Organising the Honeymoon
Nobody's quite sure about the origins of the term 'honeymoon', but a popular theory suggests it's derived from 'honey month' - the time after the wedding when the stresses of married life haven't begun to take their toll. Set yourselves up for the rest of your married life in style by ensuring the honeymoon period's a time when you can really enjoy yourselves - however you feel like doing so.
Picking a DestinationThere's no rules that say a honeymoon holiday has to involve sun, sea, sand and very little else. From cultural exploration in the world's greatest cities to skydiving and bungee-jumping from the globe's highest spots, you can do anything you want - as long as you both want to do it.
Having said that, a wedding's one of the most stressful things you're ever likely to organise, so setting aside a bit of time for relaxation afterwards is no bad idea. Pick a super-luxurious hotel, find a historical hotspot with a great beach or simply spend a week of your allotted holiday time at home to give yourselves time to unwind after the big day.
Funding the TripWhile it makes sense to have the most spectacular holiday you can, it's unlikely you'll enjoy your top-notch surroundings to the full if you've only got enough cash left over for a sandwich at the airport. Make sure you've got the money for taxis if you feel like taking them, romantic meals in posh restaurants, must-do activities and impulse-buy souvenirs, or you'll end up bored and grumpy when you should be having the time of your lives.
If you think you're going to find yourselves short of cash, there are plenty of ways around the problem. Try booking the holiday (and, if necessary, your wedding) for an off-peak holiday season, or ask wedding guests for honeymoon donations instead of presents. As a last resort, consider putting off the trip until you've saved up enough for the holiday you want - it'll still be a special time for the two of you even if it's not directly after your wedding.
OrganisationTradition dictates it's the groom's job to book the honeymoon while the bride deals with the particulars of the ceremony - which can be a good opportunity to turn it into a surprise for your new wife. Follow the above rules to select your destination, then give her tips on what clothes to pack and pick up some guide books she can read on the plane. If you do plan to keep her in the dark, you might want to avoid choosing a destination that involves getting complicated vaccinations or visas.
Book the honeymoon as soon as you've decided on a wedding date, which gives you a greater chance of getting exactly what you want. Don't forget to check your destination is compatible with your wedding date - that dream trip to India or Thailand could be a washout if you pick monsoon season, so if you've set your heart on a special place, plan your wedding around that rather than vice versa.
Remember the practicalities. Women will need to contact the Passport Office at least three months in advance of the departure date to ensure they can travel under their married name. If you plan to drive, make sure your licence covers you for your country of choice. Order a supply of currency and travellers' cheques a week before the wedding, and pick up your holiday essentials at the same time - no point wasting your hard-earned on overpriced airport goods. And don't, under any circumstances, forget to purchase travel insurance for your goods and money.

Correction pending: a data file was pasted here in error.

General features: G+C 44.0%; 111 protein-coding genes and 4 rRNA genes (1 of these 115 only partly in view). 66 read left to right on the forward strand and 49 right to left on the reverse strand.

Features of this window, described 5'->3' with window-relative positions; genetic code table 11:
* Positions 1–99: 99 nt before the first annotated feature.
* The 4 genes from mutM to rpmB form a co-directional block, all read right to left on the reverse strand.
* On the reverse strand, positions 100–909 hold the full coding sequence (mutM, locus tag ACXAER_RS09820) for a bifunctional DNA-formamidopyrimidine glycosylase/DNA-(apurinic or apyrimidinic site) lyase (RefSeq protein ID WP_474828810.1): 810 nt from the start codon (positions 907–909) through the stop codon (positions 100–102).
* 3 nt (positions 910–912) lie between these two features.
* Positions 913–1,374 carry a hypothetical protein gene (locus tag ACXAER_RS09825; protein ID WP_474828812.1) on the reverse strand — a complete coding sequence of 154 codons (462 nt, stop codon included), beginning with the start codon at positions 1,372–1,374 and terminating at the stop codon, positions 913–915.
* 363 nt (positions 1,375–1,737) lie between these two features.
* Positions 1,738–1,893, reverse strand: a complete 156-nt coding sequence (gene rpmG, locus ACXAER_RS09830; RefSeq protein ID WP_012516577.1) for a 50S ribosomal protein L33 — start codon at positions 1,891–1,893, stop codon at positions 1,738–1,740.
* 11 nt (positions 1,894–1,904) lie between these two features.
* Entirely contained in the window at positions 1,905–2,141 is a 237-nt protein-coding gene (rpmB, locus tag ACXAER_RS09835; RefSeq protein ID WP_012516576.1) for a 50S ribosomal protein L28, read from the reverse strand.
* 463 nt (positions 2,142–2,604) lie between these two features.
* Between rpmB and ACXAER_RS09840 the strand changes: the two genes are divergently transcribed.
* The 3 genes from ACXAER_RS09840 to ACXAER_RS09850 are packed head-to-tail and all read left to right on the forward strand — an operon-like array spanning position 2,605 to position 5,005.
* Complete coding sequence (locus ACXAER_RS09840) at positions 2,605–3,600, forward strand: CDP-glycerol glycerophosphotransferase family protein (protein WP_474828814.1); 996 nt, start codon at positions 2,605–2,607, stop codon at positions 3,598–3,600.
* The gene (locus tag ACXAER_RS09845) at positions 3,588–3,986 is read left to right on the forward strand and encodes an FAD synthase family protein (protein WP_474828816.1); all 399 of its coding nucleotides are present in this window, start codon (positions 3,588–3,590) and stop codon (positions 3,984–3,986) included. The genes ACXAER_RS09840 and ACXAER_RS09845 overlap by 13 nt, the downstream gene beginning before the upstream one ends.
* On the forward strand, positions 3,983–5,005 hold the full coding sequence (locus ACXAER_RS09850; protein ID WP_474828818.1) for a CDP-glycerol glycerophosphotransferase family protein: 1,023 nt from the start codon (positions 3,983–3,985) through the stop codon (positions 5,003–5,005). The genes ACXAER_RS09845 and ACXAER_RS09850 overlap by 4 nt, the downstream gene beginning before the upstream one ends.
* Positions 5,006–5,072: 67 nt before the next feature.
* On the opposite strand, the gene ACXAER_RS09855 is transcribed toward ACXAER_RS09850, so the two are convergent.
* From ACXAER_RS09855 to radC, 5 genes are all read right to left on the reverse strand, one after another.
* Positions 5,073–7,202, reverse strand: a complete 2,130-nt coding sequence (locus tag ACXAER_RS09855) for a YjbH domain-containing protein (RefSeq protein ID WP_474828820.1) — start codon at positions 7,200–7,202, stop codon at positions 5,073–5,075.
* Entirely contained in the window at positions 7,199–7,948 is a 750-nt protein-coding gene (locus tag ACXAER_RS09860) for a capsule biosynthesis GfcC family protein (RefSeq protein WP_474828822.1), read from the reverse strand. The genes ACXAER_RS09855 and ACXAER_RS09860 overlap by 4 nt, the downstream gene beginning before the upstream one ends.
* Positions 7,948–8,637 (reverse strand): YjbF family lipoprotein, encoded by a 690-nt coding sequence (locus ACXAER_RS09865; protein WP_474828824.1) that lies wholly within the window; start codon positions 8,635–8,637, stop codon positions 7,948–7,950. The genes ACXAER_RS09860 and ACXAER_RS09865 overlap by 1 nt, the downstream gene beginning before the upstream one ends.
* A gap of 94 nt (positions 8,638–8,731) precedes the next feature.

The Wedding NightA lot of newlyweds now find it easier to stay until the end of the reception, then spend their first night in a hotel before departing on honeymoon. It's a good idea to look into the availability of rooms in your chosen place a good six months in advance to ensure they won't be full when you plan to stay there. Even if you can't afford the bridal suite, do let them know it's your honeymoon - you're more likely to get upgrades or freebies as newlywed guests.
The pause before your departure also gives you time to attend to last-minute details before you leave. Have somebody else check your travel documents, overnight bags and holiday suitcases into the hotel before you get there, so everything's ready for you when you arrive. Somebody also needs to pick up your wedding outfits and overnight things when you leave, so arrange to meet them when you check out and head straight off to the airport.
When You Get ThereIt might be the most expensive holiday you've ever gone on, but don't fall victim to the trap of thinking 'I must do as much as possible while I'm here to enjoy it.' The wedding preparations and emotion will have left you feeling tired, so if you feel like doing nothing, do just that. You'll feel more able to enjoy yourselves later on and prove better company for one another as a result.
If, sadly, your accommodation isn't the paradise you hoped for, then treat it like any other holiday and file a complaint. Be prepared to move hotels if necessary as well - you shouldn't have to keep quiet just because you booked it well in advance.
Above all, the honeymoon is not about enjoying the surroundings, activities or even the luxuries - it's about enjoying spending time with your new husband or wife. Do things that hold special significance for both of you by playing a favourite song, visiting a particular destination or even just sharing your favourite drink together in the hotel bar. If you take time to strengthen your relationship in this time together, your 'honey month' could go on for years.